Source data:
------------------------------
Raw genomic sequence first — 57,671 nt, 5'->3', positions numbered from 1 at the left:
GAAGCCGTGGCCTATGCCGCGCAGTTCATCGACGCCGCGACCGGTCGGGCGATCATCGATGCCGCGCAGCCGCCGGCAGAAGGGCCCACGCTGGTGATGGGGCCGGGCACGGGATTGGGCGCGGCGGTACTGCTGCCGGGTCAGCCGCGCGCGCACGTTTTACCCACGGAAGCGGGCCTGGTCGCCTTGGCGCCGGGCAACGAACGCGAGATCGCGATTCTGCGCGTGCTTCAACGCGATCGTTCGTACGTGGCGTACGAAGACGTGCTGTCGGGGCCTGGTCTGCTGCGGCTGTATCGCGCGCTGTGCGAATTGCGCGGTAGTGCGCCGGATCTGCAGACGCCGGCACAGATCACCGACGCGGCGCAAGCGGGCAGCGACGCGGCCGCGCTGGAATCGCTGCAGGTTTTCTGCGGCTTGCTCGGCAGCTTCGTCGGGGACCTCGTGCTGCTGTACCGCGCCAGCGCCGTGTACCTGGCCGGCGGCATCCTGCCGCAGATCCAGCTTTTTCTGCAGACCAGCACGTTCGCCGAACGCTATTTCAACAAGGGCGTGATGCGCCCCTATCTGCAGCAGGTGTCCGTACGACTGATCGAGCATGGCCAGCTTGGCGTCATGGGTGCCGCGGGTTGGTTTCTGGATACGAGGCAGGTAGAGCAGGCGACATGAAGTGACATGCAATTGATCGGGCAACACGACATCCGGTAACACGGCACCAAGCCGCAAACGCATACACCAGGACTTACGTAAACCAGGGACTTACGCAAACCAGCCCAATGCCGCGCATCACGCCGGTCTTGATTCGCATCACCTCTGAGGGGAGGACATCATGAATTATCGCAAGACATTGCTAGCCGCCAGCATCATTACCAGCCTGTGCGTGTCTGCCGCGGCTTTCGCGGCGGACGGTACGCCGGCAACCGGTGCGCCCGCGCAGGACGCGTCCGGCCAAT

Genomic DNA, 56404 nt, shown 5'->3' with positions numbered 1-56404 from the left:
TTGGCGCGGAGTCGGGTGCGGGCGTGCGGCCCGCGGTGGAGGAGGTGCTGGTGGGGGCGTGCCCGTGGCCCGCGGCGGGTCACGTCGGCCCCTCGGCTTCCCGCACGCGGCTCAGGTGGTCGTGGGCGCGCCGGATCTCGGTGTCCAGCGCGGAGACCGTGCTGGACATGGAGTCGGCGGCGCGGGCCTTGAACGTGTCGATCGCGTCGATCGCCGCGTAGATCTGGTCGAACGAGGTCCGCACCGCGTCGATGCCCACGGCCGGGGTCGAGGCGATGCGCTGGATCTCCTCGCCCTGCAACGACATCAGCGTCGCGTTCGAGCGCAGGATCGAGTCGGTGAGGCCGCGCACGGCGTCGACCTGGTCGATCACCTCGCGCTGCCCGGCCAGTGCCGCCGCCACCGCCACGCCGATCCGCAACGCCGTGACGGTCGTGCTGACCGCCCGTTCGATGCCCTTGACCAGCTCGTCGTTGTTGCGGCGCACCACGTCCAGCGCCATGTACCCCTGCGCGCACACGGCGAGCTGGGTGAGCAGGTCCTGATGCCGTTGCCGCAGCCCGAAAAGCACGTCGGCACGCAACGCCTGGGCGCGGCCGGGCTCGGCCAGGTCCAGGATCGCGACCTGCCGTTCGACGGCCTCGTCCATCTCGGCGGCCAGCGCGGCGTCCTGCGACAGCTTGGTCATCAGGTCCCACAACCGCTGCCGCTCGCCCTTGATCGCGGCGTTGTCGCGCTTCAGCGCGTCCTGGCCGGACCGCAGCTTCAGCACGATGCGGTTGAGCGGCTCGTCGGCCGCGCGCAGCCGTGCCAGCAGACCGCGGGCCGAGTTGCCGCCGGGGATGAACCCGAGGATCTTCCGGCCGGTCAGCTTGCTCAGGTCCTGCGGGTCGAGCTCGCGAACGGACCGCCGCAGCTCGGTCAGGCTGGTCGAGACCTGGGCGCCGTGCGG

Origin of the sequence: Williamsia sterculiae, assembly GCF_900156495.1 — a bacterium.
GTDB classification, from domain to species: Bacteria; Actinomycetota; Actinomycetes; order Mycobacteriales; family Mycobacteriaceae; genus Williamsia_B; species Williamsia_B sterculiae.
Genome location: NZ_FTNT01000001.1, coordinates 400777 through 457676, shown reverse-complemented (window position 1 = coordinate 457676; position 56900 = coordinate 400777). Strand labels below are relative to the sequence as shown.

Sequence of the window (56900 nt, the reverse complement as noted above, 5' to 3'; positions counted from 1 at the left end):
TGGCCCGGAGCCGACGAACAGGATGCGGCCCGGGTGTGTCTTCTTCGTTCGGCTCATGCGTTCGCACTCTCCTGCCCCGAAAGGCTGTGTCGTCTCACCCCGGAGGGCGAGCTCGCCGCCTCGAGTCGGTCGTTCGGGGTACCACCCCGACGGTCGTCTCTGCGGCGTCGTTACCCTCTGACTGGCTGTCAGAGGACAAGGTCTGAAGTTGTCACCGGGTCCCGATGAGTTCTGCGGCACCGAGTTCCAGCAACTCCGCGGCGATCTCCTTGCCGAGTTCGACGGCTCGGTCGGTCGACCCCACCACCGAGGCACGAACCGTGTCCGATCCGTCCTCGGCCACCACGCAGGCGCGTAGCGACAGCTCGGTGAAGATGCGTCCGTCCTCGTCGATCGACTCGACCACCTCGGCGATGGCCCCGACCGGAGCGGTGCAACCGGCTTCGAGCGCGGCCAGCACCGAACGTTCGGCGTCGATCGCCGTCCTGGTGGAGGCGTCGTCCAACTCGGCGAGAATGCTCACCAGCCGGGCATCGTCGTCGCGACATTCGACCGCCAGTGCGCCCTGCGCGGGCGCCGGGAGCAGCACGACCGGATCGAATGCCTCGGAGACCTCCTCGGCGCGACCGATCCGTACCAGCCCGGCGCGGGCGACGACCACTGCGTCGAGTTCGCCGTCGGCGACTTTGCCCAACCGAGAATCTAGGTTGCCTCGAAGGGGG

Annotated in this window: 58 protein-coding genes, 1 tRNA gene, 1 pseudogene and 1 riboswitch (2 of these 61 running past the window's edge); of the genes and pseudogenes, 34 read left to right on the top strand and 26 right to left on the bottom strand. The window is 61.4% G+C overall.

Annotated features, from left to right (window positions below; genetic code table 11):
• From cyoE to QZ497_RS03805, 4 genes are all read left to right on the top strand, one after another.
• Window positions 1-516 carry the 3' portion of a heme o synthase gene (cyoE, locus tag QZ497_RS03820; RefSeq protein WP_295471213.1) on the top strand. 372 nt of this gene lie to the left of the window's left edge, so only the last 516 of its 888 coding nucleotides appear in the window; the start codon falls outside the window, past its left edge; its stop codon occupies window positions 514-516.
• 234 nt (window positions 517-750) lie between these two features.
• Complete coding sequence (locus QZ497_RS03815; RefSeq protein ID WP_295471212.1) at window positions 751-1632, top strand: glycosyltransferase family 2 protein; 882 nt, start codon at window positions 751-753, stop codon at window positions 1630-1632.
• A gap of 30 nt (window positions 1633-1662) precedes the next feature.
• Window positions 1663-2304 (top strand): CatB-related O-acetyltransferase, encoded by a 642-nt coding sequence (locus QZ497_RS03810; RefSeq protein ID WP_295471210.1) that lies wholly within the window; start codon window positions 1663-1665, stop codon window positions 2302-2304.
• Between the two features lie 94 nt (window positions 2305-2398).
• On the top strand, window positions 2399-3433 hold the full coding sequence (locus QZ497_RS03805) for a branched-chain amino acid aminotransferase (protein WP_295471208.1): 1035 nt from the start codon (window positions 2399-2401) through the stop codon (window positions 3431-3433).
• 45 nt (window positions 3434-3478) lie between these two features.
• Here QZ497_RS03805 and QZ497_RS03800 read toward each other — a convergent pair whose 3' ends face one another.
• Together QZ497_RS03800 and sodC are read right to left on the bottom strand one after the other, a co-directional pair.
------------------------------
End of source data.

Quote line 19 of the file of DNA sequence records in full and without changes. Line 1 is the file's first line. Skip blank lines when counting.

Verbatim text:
• On the top strand, window positions 2399-3433 hold the full coding sequence (locus QZ497_RS03805) for a branched-chain amino acid aminotransferase (protein WP_295471208.1): 1035 nt from the start codon (window positions 2399-2401) through the stop codon (window positions 3431-3433).